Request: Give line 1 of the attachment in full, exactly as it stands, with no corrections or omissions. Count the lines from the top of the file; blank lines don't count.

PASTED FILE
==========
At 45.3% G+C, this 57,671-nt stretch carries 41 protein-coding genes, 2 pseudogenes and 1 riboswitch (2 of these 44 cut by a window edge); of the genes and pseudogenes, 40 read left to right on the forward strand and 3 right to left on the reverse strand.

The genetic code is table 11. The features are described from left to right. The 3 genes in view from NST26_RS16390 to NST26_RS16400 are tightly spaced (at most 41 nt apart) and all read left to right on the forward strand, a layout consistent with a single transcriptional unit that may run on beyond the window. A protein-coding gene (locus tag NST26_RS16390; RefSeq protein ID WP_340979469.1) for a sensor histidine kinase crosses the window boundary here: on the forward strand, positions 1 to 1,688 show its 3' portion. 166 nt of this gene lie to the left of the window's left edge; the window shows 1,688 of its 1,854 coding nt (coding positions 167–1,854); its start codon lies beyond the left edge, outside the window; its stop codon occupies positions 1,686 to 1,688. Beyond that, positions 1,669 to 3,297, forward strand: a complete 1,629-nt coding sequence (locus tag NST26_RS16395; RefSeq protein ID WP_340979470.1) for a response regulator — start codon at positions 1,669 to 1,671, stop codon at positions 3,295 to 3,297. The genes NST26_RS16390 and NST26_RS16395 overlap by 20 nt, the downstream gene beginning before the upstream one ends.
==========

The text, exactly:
At 45.3% G+C, this 57,671-nt stretch carries 41 protein-coding genes, 2 pseudogenes and 1 riboswitch (2 of these 44 cut by a window edge); of the genes and pseudogenes, 40 read left to right on the forward strand and 3 right to left on the reverse strand.